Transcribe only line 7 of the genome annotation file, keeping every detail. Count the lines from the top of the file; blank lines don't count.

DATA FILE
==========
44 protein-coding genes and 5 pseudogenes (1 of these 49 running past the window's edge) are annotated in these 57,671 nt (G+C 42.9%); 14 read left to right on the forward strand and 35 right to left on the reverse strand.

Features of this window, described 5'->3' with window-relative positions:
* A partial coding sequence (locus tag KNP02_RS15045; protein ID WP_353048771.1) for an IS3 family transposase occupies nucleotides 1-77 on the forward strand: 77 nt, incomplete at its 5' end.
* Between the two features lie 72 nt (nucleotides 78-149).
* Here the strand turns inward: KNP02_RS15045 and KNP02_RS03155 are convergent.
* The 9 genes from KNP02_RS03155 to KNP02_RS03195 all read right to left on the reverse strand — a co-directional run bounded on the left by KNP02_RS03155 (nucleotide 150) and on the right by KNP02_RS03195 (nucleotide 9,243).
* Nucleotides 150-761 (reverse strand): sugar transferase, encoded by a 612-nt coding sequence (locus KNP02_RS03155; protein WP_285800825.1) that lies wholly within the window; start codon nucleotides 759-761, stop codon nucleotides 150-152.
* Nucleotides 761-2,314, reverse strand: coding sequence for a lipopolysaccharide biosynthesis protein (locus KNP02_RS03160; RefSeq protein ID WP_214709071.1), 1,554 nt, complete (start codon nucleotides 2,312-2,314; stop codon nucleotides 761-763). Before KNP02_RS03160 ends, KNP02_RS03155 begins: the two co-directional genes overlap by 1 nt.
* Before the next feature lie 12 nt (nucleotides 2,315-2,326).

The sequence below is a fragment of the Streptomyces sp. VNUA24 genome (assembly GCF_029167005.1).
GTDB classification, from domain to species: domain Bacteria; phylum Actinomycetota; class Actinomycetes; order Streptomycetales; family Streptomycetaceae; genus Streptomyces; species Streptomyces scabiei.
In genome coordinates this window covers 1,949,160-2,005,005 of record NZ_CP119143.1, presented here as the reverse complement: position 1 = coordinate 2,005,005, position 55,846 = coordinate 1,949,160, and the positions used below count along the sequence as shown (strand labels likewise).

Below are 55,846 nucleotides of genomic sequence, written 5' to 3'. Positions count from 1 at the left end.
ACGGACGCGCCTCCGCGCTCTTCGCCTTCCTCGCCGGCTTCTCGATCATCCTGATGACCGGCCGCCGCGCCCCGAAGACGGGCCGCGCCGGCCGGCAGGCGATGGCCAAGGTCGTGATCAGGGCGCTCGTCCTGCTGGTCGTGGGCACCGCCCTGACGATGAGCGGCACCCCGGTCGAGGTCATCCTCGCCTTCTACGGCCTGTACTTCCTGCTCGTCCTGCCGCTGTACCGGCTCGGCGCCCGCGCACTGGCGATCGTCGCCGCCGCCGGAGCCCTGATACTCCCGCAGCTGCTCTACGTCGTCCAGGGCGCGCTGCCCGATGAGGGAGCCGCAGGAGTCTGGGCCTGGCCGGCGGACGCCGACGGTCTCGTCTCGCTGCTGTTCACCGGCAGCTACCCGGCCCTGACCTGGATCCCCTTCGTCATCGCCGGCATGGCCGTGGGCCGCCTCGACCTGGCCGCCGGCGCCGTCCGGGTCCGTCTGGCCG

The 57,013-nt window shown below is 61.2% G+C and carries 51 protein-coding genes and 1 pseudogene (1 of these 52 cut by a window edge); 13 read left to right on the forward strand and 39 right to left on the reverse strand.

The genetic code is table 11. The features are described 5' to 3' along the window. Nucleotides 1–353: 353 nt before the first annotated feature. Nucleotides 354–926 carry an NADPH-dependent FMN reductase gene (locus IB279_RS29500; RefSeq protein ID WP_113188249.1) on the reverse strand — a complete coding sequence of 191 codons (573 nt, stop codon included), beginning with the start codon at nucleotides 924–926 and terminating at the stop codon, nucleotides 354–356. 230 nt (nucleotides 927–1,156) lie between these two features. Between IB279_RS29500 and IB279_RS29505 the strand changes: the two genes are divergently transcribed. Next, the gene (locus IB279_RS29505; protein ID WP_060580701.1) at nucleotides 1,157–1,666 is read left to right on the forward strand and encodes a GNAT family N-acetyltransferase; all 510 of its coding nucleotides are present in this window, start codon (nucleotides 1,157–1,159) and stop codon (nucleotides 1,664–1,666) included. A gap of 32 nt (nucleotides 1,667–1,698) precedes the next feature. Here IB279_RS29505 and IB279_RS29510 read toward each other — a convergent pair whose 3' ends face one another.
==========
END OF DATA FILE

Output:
* Nucleotides 150-761 (reverse strand): sugar transferase, encoded by a 612-nt coding sequence (locus KNP02_RS03155; protein WP_285800825.1) that lies wholly within the window; start codon nucleotides 759-761, stop codon nucleotides 150-152.